In her small atelier surrounded by hundreds of small, medium and large portraits, Palestinian painter Majdal Nateel from the besieged Gaza Strip uses her skills to express her hopes for the future through her very simple, yet beautiful and expressive, drawings and paintings.Young mother Nateel looks after her family and home, but this has never been an obstacle on her way to see the world in the way she imagines it to be. “I am ambitious,” she said. “I had the ambition to serve the people of Palestine, as well as the Palestinian cause and, ever since I was a little girl, I thought to spread the word about Palestinian suffering.”
However, like other Palestinians, she has no well-known platform from which to address people. “So I created my own platform. With primary gifted talent, I started to express my messages through my simple paintings while still at preparatory school.”
Her first drawings attracted the attention of her art teacher, who began to pay more attention until she became more skilful. “This led me to win many drawing competitions held for Gaza’s young artists, which paved the way for me to become a bit famous.”
Despite her desire to stay at home to develop her skills and help her two little daughters and husband, who leaves for work at 8am every day and returns at 5pm, she felt that she was needed to help bereaved women and children in the many shelters around the Gaza Strip.
They are among the half-a-million people who were displaced when their houses were destroyed during last year’s 51-day Israeli offensive on the territory, which also killed more than 2,200 Palestinians, mostly civilians.
The UN estimates that nearly 400,000 children in Gaza require some form of counselling and trauma therapy to cope with the events they witnessed or experienced during the 2014 offensive, when the Israeli military rained down death and destruction on the densely populated coastal strip.
“I could not stay at home then,” explained Nateel. “I went out to Al-Karmel Secondary School, which was hosting more than 800 women and children. I started helping the displaced, and their stories fascinated me. I listened to children narrating tales of horrible escapes under heavy Israeli bombardment at their houses in Al-Shejaia neighbourhood.”
She listened to women who had left dead family members behind. “One woman who gave birth to a baby boy just two weeks before the war left three dead family members behind, including her husband. She suffered too much to make her baby sleep where there was no cradle. She used a school chair and placed it upside down like a cot and kept moving it until her baby fell asleep.”
“Real images” and “real challenge”
As the Israeli offensive ended, the stories and scenarios remained alive in Nateel’s heart and mind. “I could never forget all those heart-breaking stories with the horrible images they conveyed,” she said. “I decided to use my talent to document them, but I was not aware that such simple and imaginative drawings would be chosen to be the medium to pass the message of those children to a British audience.”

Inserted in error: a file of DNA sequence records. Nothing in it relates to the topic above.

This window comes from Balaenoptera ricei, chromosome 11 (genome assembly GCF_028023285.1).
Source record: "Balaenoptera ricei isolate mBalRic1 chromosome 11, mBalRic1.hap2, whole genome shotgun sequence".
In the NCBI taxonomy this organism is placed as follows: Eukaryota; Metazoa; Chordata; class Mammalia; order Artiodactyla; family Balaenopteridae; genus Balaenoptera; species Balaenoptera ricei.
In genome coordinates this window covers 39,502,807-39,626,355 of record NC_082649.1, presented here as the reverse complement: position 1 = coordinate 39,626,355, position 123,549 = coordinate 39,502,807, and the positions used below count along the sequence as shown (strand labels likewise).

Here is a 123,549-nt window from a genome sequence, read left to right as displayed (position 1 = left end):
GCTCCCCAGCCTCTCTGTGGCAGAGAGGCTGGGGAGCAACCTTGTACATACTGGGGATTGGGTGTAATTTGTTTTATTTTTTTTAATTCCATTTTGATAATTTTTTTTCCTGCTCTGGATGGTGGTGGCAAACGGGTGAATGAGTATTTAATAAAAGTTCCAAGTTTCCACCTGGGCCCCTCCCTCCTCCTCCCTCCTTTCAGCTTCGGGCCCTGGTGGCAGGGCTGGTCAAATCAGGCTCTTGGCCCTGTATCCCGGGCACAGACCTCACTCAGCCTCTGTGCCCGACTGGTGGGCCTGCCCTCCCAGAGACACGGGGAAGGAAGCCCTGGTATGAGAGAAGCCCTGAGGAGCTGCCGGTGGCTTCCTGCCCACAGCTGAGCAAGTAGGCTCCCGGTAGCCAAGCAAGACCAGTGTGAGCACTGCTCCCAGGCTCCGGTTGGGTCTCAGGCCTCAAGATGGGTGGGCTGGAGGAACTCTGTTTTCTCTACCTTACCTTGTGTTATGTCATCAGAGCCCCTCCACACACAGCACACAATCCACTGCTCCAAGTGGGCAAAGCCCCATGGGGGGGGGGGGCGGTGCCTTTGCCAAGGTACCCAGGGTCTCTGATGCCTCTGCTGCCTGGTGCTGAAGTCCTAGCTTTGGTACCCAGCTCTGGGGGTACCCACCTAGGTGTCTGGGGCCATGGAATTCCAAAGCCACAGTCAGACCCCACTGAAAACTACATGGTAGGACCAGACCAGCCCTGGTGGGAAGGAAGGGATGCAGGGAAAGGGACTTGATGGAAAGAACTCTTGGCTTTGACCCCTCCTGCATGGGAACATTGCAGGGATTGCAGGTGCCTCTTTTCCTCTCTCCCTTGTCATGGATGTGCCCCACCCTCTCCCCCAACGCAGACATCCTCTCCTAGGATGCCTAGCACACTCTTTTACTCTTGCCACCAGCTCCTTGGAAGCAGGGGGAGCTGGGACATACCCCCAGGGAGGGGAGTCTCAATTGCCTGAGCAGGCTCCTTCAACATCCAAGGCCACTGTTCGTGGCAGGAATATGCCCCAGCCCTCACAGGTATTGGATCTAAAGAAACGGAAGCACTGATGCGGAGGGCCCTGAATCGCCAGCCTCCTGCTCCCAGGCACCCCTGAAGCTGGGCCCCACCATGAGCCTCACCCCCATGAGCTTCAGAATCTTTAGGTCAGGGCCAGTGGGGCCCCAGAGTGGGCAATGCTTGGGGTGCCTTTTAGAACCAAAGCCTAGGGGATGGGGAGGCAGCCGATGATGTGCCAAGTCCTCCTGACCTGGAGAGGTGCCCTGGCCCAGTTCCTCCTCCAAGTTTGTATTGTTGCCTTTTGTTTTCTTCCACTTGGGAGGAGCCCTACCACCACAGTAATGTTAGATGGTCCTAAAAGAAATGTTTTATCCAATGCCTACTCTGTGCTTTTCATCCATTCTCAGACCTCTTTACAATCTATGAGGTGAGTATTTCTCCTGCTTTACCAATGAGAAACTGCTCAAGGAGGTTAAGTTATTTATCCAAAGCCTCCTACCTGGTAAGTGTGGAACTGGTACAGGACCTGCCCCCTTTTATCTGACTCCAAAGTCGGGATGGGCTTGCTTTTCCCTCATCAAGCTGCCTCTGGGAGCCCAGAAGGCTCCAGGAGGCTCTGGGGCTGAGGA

Nateel was referring to a competition announced by London’s P21 Gallery which she entered; she was chosen to draw 400 small pictures to be displayed in London and which would convey the message of the suffering of the Palestinian children. “I was chosen for the project,” she said, “but I was told that I had to guarantee the delivery of the drawings to the gallery myself. That was a real challenge for me.”
Nevertheless, she accepted the nomination without hesitation despite knowing that she might not be able to deliver the drawings. Wasn’t she worried that the Israelis and Egyptians, who control the only two crossings out of Gaza, would not allow her work to leave the enclave? “As always, I was confident and hopeful. We, the Gazans, must live on hope; otherwise, we die of stress.”
“If I was not there…”
Each of the 400 small drawings of the inspired Palestinian painter reflects the message of a child who was killed by the Israeli bombardment during the war. All of the drawings were painted on fragments of the paper bags used to deliver the limited amounts of cement to families whose homes were bombed.
This is very symbolic, believes Nateel, as restrictions on the entry of cement and other construction materials mean that many of the children who survived the war are still without homes. “The message of each child is: ‘If I was not there [under the Israeli bombardment], I would have remained alive and I would have been practicing my life this way’ [as it is expressed in the drawings].”
“Jon Snow at my house”
In July, Nateel, along with dozens of other young Palestinian artists, took part in a local exhibition to reflect the life of the Palestinian children and women during the war. The exhibition attracted the attention of a wide range of artists, journalists, reporters and cameramen from various parts of the world.
“Jon Snow must have been one of them,” she said. “Someone knocked at the door of my house and said that he was a producer working with the famous Channel 4 presenter Jon Snow from Britain and that he wanted to meet me. Wow, I said, this is my chance to talk to a wider audience about my experience.”
This item was first published on the MEMO on Wednesday, August 12, 2015.